Wen was the last time you found yourself in the midst of a project that was deeply fulfilling and truly meaningful?
Several months ago, during a job interview, I was asked about my college senior design project experience. Having neglected to go back and refresh my memory of that accomplishment, I fumbled my explanation of our work and my contributions. Yet, when they asked about my Eagle Scout leadership project, which I had completed in 2005, I had no problem sharing what I had accomplished, the challenges I had faced, and a wide variety of specifics throughout that particular design process. I'd done no refreshing of memory; I had no need for it.
The key difference? Personal buy-in.
My Eagle Scout project mattered to me. The fence we built for the local conservancy provided a habitat for several goats, much to the delight of countless preschool tours and other guests over the last ten years. While I'm not generally excited about goats, the chance to benefit an important institution in our community, alongside good friends and my father (for whom I was determined to reach Eagle), drove me forward.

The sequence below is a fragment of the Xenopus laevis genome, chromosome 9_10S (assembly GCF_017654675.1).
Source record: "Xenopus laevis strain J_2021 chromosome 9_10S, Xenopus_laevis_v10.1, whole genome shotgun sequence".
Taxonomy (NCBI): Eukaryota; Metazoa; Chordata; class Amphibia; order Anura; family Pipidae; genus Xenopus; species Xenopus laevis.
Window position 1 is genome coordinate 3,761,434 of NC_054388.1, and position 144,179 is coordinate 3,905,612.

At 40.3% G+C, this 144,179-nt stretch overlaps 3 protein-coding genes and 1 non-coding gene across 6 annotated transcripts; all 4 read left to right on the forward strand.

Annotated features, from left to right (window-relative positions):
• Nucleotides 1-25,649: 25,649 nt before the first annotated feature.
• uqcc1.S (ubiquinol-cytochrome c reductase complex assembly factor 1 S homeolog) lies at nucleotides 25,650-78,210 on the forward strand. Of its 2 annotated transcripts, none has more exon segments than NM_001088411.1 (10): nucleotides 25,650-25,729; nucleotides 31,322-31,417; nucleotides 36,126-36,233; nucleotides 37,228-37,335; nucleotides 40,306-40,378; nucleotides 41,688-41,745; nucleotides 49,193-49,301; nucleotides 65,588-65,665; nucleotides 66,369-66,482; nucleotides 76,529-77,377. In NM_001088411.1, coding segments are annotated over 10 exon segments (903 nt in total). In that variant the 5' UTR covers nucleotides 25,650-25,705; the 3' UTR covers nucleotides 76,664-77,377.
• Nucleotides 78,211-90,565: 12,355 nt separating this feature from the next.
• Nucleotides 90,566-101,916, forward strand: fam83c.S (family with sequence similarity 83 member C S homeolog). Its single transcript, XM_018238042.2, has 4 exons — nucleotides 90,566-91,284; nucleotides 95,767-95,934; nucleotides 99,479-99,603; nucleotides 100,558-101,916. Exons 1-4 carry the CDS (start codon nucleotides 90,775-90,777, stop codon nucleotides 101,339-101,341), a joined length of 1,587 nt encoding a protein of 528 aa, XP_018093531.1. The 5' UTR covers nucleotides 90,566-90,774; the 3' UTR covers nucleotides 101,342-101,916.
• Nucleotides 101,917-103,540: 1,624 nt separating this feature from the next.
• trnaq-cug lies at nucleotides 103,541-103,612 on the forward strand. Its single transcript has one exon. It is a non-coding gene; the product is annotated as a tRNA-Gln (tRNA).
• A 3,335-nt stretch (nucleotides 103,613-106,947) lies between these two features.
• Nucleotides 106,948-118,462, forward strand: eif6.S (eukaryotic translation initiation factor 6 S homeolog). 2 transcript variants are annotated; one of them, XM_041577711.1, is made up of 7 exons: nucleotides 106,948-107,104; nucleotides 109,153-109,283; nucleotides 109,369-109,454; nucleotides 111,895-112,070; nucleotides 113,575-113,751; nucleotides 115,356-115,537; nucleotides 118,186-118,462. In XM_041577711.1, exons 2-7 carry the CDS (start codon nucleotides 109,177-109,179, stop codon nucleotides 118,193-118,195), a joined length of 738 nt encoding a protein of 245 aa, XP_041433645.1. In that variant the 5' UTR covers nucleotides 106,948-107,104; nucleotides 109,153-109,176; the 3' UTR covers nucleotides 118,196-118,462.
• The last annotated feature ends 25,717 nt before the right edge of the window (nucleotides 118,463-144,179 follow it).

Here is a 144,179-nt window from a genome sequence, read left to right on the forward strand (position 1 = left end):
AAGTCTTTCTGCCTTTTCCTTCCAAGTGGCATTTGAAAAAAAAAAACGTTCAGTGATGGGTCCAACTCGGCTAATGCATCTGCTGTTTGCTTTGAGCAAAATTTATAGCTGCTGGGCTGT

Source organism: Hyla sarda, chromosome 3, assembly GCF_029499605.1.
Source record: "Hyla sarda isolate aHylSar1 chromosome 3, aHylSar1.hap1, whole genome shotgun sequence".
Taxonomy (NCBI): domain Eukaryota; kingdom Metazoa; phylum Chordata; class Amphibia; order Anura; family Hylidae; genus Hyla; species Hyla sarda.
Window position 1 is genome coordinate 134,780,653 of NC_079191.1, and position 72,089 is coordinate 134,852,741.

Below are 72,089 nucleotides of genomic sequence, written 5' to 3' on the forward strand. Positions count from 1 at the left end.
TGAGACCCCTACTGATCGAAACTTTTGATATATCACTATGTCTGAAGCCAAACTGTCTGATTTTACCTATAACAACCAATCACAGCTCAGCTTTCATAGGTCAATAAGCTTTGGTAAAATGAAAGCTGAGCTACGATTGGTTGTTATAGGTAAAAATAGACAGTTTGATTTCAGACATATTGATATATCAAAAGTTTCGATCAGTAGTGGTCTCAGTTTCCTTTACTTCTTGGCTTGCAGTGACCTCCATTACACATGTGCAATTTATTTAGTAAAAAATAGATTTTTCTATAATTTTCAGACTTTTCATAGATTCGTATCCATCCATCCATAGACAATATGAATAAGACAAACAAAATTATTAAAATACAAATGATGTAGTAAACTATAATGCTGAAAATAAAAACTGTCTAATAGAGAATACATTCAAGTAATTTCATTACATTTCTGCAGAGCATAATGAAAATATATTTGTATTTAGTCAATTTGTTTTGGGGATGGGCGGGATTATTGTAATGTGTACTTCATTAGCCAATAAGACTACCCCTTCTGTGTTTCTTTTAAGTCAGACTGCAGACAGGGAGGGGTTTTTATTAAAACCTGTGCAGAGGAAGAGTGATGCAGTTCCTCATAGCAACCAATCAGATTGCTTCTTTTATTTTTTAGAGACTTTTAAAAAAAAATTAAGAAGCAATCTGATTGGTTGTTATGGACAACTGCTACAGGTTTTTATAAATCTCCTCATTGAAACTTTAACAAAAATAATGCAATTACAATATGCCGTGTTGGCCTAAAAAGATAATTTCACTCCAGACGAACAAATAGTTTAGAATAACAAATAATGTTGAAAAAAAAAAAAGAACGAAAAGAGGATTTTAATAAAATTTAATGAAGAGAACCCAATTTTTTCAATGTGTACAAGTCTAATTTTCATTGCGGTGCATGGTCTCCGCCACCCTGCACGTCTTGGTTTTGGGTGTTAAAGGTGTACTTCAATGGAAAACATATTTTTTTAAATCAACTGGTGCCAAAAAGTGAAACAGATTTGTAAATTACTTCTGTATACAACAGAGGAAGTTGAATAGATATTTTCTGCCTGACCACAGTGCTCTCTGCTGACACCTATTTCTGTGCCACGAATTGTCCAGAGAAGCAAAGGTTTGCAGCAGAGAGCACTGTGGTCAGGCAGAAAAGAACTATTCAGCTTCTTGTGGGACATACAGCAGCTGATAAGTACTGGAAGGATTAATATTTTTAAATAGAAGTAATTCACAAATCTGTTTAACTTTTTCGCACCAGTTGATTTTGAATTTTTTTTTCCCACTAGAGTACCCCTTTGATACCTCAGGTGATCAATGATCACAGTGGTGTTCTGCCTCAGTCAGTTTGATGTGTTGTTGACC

My senior design project was, in the end, about a good grade. We were designing a SCRAMjet test rig with grant money from a large aerospace firm. Interesting work, good friends on the team, decent progress by the completion of the year, and certainly important research. Yet, frankly, I had little personal stake in it. It was a responsibility, but not a joy - perhaps mostly because I knew I would not see a direct positive effect on my life and community as a result of our work (at least for many years!).
Whenever possible, seek meaningful work. Seek opportunities that align with your heart. Oftentimes, we must do something because it must be done, but the experiences you remember decades later will be those you chose because they truly mattered.
What meaningful project is just over your horizon?